Eparchial pilgrimage to the pilgrim’s place in Altoiting took place Print

On Sunday, September 27, 2009, in the town of Altoiting (Germany), the eparchial pilgrimage to the miraculous statue of the Mother of God “Black Madonna” took place. The hierarchical Divine Liturgy in the Church of Saint Conrad was led by the Reverend Bishop Peter (Kryk), in concelebration of fathers: Bohdan Pidlisetskyj, Lyubomyr Fedorak, Andrey Dmytryk, Fr. Mykola Hornykevych from Austria, and Deacon Otto. The Pokrov Choir, lead by of Stanislav Chuenka, sang at the Mass.

In the sermon Bishop Peter greeted all the pilgrims who arrived not only from Munich and surrounding villages but also from Austria and Australia. In regards to  the Jubilee of 50th anniversary of the Eparchy in Germany and Scandinavia, the bishop said in particular, it includes 12 parishes to which belong newly arrived Ukrainians. Besides, he thanked all those who helped in the Church’s civil work throughout the year and said that "the German pastors and guests who were present at the Jubilee celebrations on September 18-20 were impressioned.” He also wished further development and growth to the Eparchy.

After the prayer service a ceremonial procession was led by the bishop with the clergy to the chapel, where the miraculous black statue of the “Black Madonna” is located. The prayer service before Maria’s Chapel was sung by the all those present, under the lead of Stanislav Chuenk and singers of the Pokrov choir.

Background Information:

Some say that the statue became black from the smoke of millions of candles, which burned there throughout the years. Another legend has it that there was once a fire in the town and all was burned down except for the statue of the Mother of God, which became black. Consequently the city was rebuilt, and around the chapel appeared new larger and smaller churches, and the Basilica. In 1984, in the Basilica, a memorial sculpture of Pope John Paul II was unveiled, which was done by the Ukrainian artist Leonid Molodozhanyn from Canada.

Altötting: The Heart of Bavaria

Großansicht des Bildes mit der Bildunterschrift: One of Europe's holiest sites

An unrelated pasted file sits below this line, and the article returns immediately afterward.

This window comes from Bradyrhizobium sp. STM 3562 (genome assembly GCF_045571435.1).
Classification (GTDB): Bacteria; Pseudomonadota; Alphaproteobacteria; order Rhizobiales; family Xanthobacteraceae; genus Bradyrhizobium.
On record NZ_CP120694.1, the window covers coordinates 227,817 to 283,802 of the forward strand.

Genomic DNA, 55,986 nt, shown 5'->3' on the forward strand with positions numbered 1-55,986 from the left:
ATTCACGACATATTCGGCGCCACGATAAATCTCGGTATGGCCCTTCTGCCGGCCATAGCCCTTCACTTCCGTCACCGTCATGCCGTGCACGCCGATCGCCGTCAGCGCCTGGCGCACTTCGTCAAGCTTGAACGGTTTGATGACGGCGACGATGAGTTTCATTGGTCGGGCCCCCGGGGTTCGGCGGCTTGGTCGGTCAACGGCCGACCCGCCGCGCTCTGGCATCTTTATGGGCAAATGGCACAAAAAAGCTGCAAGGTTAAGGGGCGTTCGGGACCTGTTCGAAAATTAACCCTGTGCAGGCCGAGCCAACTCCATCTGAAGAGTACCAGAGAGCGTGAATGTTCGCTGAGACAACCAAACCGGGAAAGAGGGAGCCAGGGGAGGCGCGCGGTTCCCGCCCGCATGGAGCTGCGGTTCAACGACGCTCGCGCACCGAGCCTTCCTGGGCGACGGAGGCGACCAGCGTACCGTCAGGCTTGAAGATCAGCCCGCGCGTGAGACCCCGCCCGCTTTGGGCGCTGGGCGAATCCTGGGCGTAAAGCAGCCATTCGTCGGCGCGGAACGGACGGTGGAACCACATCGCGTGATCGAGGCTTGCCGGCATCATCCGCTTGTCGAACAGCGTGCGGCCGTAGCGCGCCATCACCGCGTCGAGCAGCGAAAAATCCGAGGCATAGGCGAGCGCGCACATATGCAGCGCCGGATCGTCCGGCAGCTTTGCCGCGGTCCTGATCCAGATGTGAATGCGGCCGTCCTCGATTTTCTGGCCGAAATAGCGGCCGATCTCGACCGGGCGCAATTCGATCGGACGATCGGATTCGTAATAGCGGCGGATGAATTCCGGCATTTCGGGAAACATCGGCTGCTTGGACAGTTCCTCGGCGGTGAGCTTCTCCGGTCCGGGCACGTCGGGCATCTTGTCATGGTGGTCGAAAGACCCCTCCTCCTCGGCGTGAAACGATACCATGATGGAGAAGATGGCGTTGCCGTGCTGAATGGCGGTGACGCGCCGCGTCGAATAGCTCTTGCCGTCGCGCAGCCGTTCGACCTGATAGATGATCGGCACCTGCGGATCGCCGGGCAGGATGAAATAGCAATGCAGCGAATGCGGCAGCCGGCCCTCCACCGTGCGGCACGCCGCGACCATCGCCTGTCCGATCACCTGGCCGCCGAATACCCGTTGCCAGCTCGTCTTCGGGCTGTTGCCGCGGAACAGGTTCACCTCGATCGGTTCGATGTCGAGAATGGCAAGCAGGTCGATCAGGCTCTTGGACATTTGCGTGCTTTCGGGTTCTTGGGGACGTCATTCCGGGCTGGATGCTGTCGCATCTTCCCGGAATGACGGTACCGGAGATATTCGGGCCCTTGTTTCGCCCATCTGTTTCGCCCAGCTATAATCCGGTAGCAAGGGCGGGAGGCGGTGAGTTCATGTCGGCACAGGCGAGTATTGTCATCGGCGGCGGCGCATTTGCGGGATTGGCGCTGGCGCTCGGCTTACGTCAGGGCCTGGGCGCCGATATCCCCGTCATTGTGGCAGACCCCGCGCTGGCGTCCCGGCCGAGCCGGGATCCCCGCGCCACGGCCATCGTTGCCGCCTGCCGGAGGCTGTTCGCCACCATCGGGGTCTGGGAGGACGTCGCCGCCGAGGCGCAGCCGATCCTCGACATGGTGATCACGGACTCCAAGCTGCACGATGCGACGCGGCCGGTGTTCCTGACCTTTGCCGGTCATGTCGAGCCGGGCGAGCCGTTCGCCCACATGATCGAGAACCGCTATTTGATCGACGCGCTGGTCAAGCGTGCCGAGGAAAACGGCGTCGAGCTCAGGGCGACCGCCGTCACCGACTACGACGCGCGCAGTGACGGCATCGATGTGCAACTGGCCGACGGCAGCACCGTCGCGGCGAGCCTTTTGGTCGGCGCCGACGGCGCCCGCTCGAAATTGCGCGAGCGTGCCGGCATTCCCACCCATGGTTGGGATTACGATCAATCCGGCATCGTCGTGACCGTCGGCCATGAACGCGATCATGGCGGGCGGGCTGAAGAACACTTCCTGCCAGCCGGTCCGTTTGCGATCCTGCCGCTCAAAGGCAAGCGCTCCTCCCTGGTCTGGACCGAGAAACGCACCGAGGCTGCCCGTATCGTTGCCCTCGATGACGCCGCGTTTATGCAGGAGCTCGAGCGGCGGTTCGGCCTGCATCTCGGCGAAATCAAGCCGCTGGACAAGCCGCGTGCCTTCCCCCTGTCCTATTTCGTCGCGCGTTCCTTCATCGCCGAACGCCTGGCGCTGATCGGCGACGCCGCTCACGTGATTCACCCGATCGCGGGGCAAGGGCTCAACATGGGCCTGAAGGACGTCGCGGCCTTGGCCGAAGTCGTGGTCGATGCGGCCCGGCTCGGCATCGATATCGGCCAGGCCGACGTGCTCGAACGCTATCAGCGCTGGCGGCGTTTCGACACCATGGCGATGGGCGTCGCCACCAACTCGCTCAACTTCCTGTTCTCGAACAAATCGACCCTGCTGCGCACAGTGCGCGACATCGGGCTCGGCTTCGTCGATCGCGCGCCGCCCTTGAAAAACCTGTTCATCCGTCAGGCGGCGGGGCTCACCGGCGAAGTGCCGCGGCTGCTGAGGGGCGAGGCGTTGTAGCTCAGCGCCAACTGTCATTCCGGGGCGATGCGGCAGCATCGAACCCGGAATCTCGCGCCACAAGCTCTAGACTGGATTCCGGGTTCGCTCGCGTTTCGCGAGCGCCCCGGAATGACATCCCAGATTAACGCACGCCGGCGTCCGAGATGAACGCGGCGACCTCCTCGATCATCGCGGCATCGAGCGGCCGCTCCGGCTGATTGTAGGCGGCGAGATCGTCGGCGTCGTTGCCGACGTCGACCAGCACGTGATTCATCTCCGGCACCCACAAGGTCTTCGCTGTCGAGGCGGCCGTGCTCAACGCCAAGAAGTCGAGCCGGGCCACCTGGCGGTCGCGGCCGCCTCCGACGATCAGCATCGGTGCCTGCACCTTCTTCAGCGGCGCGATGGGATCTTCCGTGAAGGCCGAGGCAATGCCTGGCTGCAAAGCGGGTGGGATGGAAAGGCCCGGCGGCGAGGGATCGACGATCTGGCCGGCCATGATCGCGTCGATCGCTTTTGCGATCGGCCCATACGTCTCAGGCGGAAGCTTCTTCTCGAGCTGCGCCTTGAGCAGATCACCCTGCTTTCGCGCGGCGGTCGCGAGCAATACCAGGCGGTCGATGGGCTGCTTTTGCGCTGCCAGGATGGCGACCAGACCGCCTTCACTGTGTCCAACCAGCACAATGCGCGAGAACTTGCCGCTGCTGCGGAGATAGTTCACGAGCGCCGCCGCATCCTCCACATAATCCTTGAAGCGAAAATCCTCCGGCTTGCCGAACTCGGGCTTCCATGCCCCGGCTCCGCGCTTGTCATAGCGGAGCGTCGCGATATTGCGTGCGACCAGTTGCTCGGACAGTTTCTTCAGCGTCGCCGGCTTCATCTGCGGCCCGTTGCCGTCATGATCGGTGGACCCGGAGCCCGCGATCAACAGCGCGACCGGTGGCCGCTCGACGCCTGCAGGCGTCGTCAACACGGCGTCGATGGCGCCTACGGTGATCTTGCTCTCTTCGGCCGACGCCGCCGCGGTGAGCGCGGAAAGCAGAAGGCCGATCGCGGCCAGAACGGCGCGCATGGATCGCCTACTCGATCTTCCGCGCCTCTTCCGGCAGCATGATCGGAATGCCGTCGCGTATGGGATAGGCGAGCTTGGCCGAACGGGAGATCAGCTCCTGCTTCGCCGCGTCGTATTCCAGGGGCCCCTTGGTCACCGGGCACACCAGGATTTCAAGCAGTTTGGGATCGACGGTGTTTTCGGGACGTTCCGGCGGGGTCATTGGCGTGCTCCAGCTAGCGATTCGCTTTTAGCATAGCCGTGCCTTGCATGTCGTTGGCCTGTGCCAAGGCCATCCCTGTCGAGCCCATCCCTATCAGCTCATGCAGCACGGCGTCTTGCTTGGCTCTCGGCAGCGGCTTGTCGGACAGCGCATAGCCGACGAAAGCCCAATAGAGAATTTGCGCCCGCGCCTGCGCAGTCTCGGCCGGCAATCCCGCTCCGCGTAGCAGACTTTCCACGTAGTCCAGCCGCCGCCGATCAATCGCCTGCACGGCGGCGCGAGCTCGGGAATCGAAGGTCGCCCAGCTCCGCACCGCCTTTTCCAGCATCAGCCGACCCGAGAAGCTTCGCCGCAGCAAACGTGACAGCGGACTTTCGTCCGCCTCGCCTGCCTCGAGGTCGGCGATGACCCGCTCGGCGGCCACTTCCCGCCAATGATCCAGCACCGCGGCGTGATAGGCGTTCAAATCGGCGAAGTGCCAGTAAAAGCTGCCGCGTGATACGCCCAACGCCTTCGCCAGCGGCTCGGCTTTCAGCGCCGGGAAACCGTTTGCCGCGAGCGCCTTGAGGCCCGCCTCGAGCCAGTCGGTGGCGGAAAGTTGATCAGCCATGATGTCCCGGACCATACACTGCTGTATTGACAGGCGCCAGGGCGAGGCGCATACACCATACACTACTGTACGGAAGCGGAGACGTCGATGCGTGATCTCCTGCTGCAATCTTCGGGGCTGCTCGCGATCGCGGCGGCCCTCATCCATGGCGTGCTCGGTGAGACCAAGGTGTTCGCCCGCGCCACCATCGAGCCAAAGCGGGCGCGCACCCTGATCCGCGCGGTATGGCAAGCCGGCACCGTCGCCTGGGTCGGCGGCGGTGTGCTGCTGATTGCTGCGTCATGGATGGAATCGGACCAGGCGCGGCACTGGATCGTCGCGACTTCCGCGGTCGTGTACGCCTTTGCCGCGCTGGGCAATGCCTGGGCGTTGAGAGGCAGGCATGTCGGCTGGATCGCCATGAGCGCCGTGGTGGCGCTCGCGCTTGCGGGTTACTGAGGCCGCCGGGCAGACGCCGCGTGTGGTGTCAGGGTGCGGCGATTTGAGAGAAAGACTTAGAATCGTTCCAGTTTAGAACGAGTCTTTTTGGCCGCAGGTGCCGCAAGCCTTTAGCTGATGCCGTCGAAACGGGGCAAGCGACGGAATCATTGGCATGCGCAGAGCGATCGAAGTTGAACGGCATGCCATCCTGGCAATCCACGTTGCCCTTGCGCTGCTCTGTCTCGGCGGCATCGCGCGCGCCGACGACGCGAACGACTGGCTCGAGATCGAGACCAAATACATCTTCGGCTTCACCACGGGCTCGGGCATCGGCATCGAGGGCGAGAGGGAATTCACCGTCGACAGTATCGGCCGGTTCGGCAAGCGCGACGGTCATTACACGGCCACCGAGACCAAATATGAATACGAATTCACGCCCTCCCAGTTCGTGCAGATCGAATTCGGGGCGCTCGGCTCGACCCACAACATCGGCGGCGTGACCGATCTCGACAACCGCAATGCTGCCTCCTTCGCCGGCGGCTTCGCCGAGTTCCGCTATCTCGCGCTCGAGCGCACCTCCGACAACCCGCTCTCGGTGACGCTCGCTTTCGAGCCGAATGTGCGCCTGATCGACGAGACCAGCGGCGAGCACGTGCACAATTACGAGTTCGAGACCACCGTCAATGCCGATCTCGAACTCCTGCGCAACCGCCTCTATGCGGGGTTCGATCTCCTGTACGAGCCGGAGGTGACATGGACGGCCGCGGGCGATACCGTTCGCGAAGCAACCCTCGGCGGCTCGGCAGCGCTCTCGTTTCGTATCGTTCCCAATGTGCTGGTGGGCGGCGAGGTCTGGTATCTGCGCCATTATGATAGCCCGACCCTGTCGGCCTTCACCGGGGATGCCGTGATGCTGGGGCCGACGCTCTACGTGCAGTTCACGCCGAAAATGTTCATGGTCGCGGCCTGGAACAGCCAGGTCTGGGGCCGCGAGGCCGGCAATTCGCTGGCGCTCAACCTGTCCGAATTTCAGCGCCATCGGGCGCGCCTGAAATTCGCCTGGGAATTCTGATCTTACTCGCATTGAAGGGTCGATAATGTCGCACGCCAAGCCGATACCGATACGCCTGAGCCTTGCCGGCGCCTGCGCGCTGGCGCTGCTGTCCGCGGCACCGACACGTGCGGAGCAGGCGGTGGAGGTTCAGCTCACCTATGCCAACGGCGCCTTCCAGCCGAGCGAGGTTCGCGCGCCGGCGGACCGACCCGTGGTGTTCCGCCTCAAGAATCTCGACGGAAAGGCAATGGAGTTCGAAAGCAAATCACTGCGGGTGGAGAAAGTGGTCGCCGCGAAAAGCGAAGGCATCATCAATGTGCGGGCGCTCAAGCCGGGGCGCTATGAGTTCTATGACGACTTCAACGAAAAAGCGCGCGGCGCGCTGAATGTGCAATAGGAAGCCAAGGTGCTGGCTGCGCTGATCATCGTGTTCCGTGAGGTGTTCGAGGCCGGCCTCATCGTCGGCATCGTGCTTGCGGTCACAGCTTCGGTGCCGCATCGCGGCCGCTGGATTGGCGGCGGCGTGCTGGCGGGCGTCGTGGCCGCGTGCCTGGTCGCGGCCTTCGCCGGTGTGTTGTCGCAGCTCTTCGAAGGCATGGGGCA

The Bavarian town of Altötting is Germany’s most significant pilgrimage site for the veneration of St. Mary. Pope Benedict XVI will celebrate his second mass in Germany during his visit to Bavaria here on Monday.

Located just a few miles from the German-Austrian border, Bavarian dukes held court in Altötting as far back as 748. But the town really gained larger significance after the year 1489, when a miracle was reported in a local church.

According to legend, a three-year-old boy had drowned in a nearby creek and was placed on the church altar by his desperate mother, who began praying fort he child’s life with other worshippers. The boy’s alleged miraculous resurrection laid the foundation for centuries of pilgrimages to the town.

Those who received help from St. Mary placed votive tables made from wood and depicting the miracle outside the Chapel of Grace that is now surrounded by several churches and basilicas in the center of town. Together with Mariazell in Austria, Czestochowa in Poland, Fatima in Portugal, Loreto in Italy and Lourdes in France, Altötting forms the cooperation "Shrines of Europe."

Fond memories

Benedict XVI will be the third pope to visit Altötting, which is also called the "Heart of Bavaria." His predecessor, Pope John Paul II, came in 1980 and the first pontiff to make the pilgrimage was Pius VI in 1782.

Born in the nearby village of Marktl, which the Benedict will also briefly visit later on Monday, the pope has strong ties to Altötting – apart from the fact that his older brother, Georg, was born there.

"I was fortunate to be born near the city of Altötting," the pope wrote in a foreword to the city’s guide book. “The many pilgrimages to Altötting with my family are among my oldest and fondest memories.”

He has been to the town on numerous occasions.

Mathis Winkler